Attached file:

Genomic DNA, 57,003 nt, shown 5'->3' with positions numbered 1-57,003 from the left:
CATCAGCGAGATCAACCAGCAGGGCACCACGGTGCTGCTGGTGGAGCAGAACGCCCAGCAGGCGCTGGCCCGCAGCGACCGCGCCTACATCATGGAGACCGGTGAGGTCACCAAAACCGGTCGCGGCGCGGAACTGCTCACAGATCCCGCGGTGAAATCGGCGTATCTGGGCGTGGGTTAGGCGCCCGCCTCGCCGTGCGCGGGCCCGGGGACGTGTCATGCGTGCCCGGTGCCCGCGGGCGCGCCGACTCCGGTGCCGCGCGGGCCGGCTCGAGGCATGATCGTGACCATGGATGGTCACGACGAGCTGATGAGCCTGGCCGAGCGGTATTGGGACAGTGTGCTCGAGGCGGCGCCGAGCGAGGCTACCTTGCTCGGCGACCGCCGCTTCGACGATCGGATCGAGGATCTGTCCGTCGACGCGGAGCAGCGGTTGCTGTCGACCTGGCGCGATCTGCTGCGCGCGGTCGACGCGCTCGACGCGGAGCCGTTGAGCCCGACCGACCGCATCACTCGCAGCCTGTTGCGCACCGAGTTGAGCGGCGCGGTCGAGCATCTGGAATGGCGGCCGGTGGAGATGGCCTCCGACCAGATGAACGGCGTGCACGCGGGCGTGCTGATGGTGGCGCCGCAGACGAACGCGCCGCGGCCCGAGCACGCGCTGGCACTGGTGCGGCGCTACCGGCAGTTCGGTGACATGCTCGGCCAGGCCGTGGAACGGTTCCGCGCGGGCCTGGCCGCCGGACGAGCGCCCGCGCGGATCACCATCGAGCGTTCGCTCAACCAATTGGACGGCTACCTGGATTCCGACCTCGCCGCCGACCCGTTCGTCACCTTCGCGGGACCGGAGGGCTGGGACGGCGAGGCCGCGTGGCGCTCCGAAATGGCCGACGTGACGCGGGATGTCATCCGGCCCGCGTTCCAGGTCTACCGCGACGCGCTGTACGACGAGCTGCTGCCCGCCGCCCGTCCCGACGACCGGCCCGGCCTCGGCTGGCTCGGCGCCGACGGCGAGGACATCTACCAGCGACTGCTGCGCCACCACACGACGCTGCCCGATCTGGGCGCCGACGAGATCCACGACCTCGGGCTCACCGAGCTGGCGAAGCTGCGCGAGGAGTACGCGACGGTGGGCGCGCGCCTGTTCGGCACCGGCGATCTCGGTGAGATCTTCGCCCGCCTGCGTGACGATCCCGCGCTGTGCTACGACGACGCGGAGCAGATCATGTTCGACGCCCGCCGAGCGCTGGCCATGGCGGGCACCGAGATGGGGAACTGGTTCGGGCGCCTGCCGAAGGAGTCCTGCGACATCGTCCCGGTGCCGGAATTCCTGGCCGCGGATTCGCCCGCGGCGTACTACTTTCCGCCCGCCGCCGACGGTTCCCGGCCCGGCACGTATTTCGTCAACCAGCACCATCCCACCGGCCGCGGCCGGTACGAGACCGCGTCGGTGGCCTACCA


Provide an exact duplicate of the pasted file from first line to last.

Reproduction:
Genomic DNA, 57,003 nt, shown 5'->3' with positions numbered 1-57,003 from the left:
CATCAGCGAGATCAACCAGCAGGGCACCACGGTGCTGCTGGTGGAGCAGAACGCCCAGCAGGCGCTGGCCCGCAGCGACCGCGCCTACATCATGGAGACCGGTGAGGTCACCAAAACCGGTCGCGGCGCGGAACTGCTCACAGATCCCGCGGTGAAATCGGCGTATCTGGGCGTGGGTTAGGCGCCCGCCTCGCCGTGCGCGGGCCCGGGGACGTGTCATGCGTGCCCGGTGCCCGCGGGCGCGCCGACTCCGGTGCCGCGCGGGCCGGCTCGAGGCATGATCGTGACCATGGATGGTCACGACGAGCTGATGAGCCTGGCCGAGCGGTATTGGGACAGTGTGCTCGAGGCGGCGCCGAGCGAGGCTACCTTGCTCGGCGACCGCCGCTTCGACGATCGGATCGAGGATCTGTCCGTCGACGCGGAGCAGCGGTTGCTGTCGACCTGGCGCGATCTGCTGCGCGCGGTCGACGCGCTCGACGCGGAGCCGTTGAGCCCGACCGACCGCATCACTCGCAGCCTGTTGCGCACCGAGTTGAGCGGCGCGGTCGAGCATCTGGAATGGCGGCCGGTGGAGATGGCCTCCGACCAGATGAACGGCGTGCACGCGGGCGTGCTGATGGTGGCGCCGCAGACGAACGCGCCGCGGCCCGAGCACGCGCTGGCACTGGTGCGGCGCTACCGGCAGTTCGGTGACATGCTCGGCCAGGCCGTGGAACGGTTCCGCGCGGGCCTGGCCGCCGGACGAGCGCCCGCGCGGATCACCATCGAGCGTTCGCTCAACCAATTGGACGGCTACCTGGATTCCGACCTCGCCGCCGACCCGTTCGTCACCTTCGCGGGACCGGAGGGCTGGGACGGCGAGGCCGCGTGGCGCTCCGAAATGGCCGACGTGACGCGGGATGTCATCCGGCCCGCGTTCCAGGTCTACCGCGACGCGCTGTACGACGAGCTGCTGCCCGCCGCCCGTCCCGACGACCGGCCCGGCCTCGGCTGGCTCGGCGCCGACGGCGAGGACATCTACCAGCGACTGCTGCGCCACCACACGACGCTGCCCGATCTGGGCGCCGACGAGATCCACGACCTCGGGCTCACCGAGCTGGCGAAGCTGCGCGAGGAGTACGCGACGGTGGGCGCGCGCCTGTTCGGCACCGGCGATCTCGGTGAGATCTTCGCCCGCCTGCGTGACGATCCCGCGCTGTGCTACGACGACGCGGAGCAGATCATGTTCGACGCCCGCCGAGCGCTGGCCATGGCGGGCACCGAGATGGGGAACTGGTTCGGGCGCCTGCCGAAGGAGTCCTGCGACATCGTCCCGGTGCCGGAATTCCTGGCCGCGGATTCGCCCGCGGCGTACTACTTTCCGCCCGCCGCCGACGGTTCCCGGCCCGGCACGTATTTCGTCAACCAGCACCATCCCACCGGCCGCGGCCGGTACGAGACCGCGTCGGTGGCCTACCA